For many Iranians like me, it’s difficult to like Donald Trump. As if his views on the Iran Deal and general use of rhetoric regarding Iran weren’t enough, we now have to deal with various attempts to ban us from traveling to the United States.

Even though it hasn’t been smooth sailing for Iranians in the United States since the 1979 Revolution and subsequent Hostage Crisis, our struggle is more trying than ever before. My Iranian-American relatives and friends are indignant and unsure about their future, and some are even trying in earnest to move to Canada.

Yet, depending on how one looks at things, you could well argue that, despite all the damage he’s caused, Trump has – believe it or not – been a blessing for Iranian art and culture.

Before you hurl those tomatoes, hear me out. As I said, I’m not a Trump supporter; consider me a saffron-scented, pomegranate juice-dripping thorn in his side. But someone needs to tell it like it is: Trump is the best thing to have happened to Iranian art and culture in recent history.

Of course, whatever he’s done has been unintentional; I’m not going to argue for a second that Trump is an Iranophile, or that he has a soft spot for classical Persian poetry. But his motives are irrelevant. What’s important is their result. Iranian art and culture are enjoying a golden moment not only in America, but other corners of the world as well – and the Donald has much to do with it.

In direct response to Trump’s first travel ban, New York’s Museum of Modern Art (MoMA) boldly decided in February of this year to replace the works of masters such as Picasso and Matisse with art from the seven countries in question. While pieces by Sudanese and Iraqi artists were shown, the majority were by contemporary Iranian artists. Appreciating Iranian art is one thing, but having Picasso make way for Parviz Tanavoli at the MoMA? That was, by any standard, a first.

Parviz_Tanavoli_MoMA

Parviz Tanavoli’s Prophet is among the works displayed by the Museum of Modern Art in response to Trump’s first travel ban in early 2017. (Photo credit: Maryam Jamshidi)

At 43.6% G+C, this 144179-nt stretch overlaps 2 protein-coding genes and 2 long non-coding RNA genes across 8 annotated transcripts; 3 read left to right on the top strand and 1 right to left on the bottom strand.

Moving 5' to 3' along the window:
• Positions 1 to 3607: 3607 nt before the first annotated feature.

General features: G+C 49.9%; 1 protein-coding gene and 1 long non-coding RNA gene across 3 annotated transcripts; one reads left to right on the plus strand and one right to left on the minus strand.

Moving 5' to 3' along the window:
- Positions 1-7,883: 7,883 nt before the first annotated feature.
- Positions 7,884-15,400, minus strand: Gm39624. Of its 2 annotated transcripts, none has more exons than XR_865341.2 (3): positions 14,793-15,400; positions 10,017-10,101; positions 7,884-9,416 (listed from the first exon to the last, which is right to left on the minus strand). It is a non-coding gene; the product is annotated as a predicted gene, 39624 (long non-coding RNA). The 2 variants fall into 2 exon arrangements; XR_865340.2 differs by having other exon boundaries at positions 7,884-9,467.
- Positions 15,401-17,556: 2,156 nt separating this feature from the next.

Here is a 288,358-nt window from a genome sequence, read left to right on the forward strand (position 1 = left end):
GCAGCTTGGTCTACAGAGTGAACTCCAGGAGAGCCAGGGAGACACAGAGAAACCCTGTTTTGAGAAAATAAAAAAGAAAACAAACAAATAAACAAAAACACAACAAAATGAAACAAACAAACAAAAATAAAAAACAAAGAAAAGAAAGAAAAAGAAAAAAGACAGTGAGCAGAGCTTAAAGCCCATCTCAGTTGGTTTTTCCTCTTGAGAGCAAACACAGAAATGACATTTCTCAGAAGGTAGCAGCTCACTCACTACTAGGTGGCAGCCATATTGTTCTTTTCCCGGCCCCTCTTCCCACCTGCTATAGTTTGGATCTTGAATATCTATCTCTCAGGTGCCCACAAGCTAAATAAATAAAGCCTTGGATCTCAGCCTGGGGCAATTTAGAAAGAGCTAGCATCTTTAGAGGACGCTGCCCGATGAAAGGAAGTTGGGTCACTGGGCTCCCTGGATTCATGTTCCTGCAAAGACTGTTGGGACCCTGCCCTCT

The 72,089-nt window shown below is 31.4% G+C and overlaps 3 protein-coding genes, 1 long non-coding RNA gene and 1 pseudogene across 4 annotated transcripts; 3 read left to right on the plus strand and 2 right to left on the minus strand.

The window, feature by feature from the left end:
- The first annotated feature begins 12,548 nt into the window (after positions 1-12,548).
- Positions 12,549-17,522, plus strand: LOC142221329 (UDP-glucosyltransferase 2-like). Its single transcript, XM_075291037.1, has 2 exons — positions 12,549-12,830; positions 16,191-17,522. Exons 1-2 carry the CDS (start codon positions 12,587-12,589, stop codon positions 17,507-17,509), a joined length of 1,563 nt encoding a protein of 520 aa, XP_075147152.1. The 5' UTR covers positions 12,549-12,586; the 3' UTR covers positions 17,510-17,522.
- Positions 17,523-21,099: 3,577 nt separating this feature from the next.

The Davis Museum in Wellesley, Massachusetts had its own way of protesting the travel ban: around the same time in February, it decided to veil (and in some cases, remove) all its works created or donated by immigrant artists, Iranian and otherwise. In so doing, the Museum brought attention to the works of artists such as Iranian-American Sara Rahbar and emphasized the significance of their contributions to its permanent collection.

Similarly, an exhibition of contemporary Iranian art (Rebel, Jester, Mystic, Poet) at Toronto’s Aga Khan Museum has attracted unprecedented attention from the Canadian media and become one of the hottest subjects in the city. Before, getting people in Toronto excited about Iranian art was, suffice it to say, a Herculean feat. Now, almost everyone I know is talking about the show, which, because of Trump and his travel bans, has assumed added significance and relevancy. Khosrow Hassanzadeh’s delicate Terrorist (2004) – one of the exhibition’s highlights – has perhaps never seemed more poignant.

Iranian director Asghar Farhadi also recently bagged his second Oscar for Best Foreign Film, placing him in an elite category. While The Salesman was certainly Oscar-worthy and Farhadi’s win well deserved, there’s no doubt the decision was partly a protest against Trump’s travel ban, as many major publications were quick to point out (although, unfairly, since politics has long been an inextricable element of the Academy Awards). But, if the Academy decided to honor Farhadi partially in response to Trump’s travel ban and overall discrimination towards Iranians and Muslims, I’m not going to complain. Bring on the awards.

If North Americans and Europeans were curious about Iranian politics and the inner workings of the Islamic Republic before, they are now more eager than ever to learn about a country so many of their politicians have loved to hate. Who are these Iranians Trump is so wary of, and what do they have to say? What, exactly, is this faraway country all about?

People in the West are itching to know – so much so, that they’ve been visiting Iran in droves. That Forbes’s recent list of ‘Ten Coolest Places to Visit in 2017’ included Iran (at number nine) is but one of many examples of how Western attitudes towards Iran and Iranians have been changing.

Many might argue that President Barack Obama did more than any other American president to boost the image of Iran and Iranians worldwide. Yes, the Iran Deal, for all its shortcomings, was a breakthrough, and, yes, those images of the former president trying his hand (or waist, rather) at dancing Iranian-style were fabulous. But, when all is said and done, Trump has, unknowingly and unintentionally, also been doing a tremendous job in reminding the world of (or at least introducing them to) the richness of Iranian culture. In Trump terminology, this is perhaps what one could call – quite literally – the “art of the deal”.

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  • Tekyo Pantzov

    The United States did not fight world war 2 against Germany because Americans despised Beethoven or Kant. The problem was the political leadership. The same for Iran. The beautiful sculpture shown, called “Prophet”, would be strictly forbidden in Iran, because of its name and because it would be classified as an idol. Thus there is nothing defiant about showing this sculpture in the US after Trump’s Muslim ban. As a matter of fact it is a piece of Western sculpture that has nothing to do with Persian artistic traditions. And it is a poke in the eye of the ayatollahs.